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Challenge to NY's congressional and state redistricting lines continues in court on March 14

Vaughn Golden
Judge Patrick McAllister listens during a hearing.

On March 14, a state Supreme Court judge in Steuben County will hearargumentson whether to throw out the state’s newly drawn Congressional and state legislative districts.

Republicans, who are challenging the lines, won a small victory when the judge this week agreed that the case could go forward. But Judge Patrick McAllister refused the GOP’s request to postpone the June primary elections, saying it’s too late now to do so. Petitioning to obtain spots on the ballot has already begun.

Former congressman and state Assembly Minority Leader John Faso, who served as an advisor to the republican’s lawyers, said the democrats who lead the legislature, and democratic Governor Kathy Hochul, manipulated the lines to try to drive them out of office.

“This is a partisan gerrymander, every third party independent of the political process in New York state says this is a partisan gerrymander,” Faso said. “And we think ultimately the courts will throw these plans out.”

Faso said the new lines violate a constitutional amendment approved by voters eight years ago that prohibits drawing district lines to benefit incumbentsor discourage challengers.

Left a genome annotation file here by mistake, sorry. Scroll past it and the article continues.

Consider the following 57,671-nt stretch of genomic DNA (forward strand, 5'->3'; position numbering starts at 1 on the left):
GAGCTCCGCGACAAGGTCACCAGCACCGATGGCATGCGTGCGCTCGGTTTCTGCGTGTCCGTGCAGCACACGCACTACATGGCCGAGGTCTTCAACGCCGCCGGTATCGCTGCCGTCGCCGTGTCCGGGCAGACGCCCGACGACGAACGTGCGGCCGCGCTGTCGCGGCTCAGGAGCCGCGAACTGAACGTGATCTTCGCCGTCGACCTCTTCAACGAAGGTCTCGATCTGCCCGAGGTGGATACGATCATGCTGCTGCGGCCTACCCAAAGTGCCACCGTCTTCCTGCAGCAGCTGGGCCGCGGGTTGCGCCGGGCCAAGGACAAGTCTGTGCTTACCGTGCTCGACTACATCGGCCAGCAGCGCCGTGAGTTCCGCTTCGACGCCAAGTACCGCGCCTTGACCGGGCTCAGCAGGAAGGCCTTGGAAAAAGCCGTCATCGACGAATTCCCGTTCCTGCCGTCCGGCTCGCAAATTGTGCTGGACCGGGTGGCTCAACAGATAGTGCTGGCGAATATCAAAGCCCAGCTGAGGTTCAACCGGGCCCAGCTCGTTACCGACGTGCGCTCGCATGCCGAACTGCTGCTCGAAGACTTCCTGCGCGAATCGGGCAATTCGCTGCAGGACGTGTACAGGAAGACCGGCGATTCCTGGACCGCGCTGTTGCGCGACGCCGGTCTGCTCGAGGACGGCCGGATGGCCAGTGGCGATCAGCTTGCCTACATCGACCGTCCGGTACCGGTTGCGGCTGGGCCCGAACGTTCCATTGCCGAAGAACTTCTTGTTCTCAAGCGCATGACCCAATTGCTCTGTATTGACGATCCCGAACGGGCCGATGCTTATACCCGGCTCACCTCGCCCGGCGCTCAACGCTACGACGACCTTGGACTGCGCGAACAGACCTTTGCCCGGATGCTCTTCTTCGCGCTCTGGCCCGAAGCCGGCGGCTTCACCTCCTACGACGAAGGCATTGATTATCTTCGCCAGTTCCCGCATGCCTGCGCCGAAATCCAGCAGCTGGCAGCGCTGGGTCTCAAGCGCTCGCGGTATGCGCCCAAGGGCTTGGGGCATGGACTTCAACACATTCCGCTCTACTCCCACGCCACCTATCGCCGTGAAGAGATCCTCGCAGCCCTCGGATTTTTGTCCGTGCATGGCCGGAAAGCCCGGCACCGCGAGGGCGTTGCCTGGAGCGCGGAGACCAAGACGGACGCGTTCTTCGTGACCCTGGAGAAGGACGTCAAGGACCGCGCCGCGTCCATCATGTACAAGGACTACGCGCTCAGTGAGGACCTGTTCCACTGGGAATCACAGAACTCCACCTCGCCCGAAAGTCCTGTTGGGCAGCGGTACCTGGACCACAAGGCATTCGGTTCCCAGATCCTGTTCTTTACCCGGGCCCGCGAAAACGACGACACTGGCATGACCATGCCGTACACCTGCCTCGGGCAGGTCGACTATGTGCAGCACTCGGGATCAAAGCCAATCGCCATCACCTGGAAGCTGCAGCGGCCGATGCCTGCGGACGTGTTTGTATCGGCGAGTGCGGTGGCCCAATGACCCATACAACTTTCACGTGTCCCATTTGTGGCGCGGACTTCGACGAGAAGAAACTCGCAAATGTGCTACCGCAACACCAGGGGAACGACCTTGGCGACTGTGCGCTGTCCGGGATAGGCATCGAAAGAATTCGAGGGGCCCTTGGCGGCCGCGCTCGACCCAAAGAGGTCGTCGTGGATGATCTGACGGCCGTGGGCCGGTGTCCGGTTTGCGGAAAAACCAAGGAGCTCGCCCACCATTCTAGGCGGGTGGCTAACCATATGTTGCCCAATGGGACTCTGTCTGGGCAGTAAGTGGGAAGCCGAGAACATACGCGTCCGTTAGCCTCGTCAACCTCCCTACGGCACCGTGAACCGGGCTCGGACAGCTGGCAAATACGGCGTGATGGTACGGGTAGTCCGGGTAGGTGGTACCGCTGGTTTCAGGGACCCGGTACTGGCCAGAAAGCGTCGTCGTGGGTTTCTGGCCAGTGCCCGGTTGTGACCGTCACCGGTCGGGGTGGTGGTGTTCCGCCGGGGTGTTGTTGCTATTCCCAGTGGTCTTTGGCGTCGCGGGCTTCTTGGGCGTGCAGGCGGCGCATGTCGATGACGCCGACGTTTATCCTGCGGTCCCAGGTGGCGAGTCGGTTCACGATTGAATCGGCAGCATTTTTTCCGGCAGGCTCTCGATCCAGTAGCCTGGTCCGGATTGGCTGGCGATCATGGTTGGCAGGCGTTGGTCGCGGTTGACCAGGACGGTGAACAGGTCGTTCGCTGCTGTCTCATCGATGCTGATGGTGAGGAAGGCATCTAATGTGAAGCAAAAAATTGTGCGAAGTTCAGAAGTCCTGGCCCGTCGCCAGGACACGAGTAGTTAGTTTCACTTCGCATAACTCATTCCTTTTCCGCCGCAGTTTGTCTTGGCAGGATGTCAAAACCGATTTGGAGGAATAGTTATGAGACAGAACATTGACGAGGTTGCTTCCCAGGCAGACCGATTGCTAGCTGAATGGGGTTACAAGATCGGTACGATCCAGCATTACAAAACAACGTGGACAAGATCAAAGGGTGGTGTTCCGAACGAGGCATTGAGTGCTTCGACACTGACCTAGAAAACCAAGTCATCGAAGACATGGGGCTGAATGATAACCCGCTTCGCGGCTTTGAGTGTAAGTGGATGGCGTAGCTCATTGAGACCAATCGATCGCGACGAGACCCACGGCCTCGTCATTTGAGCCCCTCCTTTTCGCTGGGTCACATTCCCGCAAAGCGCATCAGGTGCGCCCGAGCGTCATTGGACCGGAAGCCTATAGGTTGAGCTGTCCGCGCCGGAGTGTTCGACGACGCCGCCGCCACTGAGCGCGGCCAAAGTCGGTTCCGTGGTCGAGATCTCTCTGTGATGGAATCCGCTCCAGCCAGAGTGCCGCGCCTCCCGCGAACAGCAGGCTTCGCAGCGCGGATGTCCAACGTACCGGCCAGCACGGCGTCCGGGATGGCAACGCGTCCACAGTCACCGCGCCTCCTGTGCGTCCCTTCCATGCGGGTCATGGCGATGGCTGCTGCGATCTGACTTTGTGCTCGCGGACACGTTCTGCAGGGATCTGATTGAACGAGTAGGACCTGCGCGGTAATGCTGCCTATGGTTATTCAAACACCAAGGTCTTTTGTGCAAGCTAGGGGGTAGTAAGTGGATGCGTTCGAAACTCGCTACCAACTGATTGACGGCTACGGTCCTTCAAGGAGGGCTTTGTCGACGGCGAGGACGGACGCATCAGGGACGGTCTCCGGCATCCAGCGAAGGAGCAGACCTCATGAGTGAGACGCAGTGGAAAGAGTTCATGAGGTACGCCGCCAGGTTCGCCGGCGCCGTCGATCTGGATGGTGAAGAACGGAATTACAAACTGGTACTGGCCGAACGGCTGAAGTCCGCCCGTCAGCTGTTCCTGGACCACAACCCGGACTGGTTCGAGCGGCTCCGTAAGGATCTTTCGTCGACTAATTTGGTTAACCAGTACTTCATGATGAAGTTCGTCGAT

“It’s clearly contrary to what the people voted for in 2014,” Faso said.

Democrats deny they engaged in partisan manipulation, and said the lines were drawn fairly, and reverse decades of what they said was republican gerrymandering.

The judge did present the possibility that, if the Republicans successfully argue their case, then new Congressional and state legislative lines could be drawn in time to hold a special election for all of the seats in 2023. That would mean that candidates, and voters, would have to go through the election process for three years in a row, this year, next year, and in 2024.

Karen DeWitt is Capitol Bureau Chief for New York State Public Radio, a network of 10 public radio stations in New York State. She has covered state government and politics for the network since 1990. She is also a regular contributor to the statewide public television program about New York State government, New York Now. She appears on the reporter’s roundtable segment and interviews newsmakers. Karen previously worked for WINS Radio, New York, and has written for numerous publications, including Adirondack Life and the Albany newsweekly Metroland.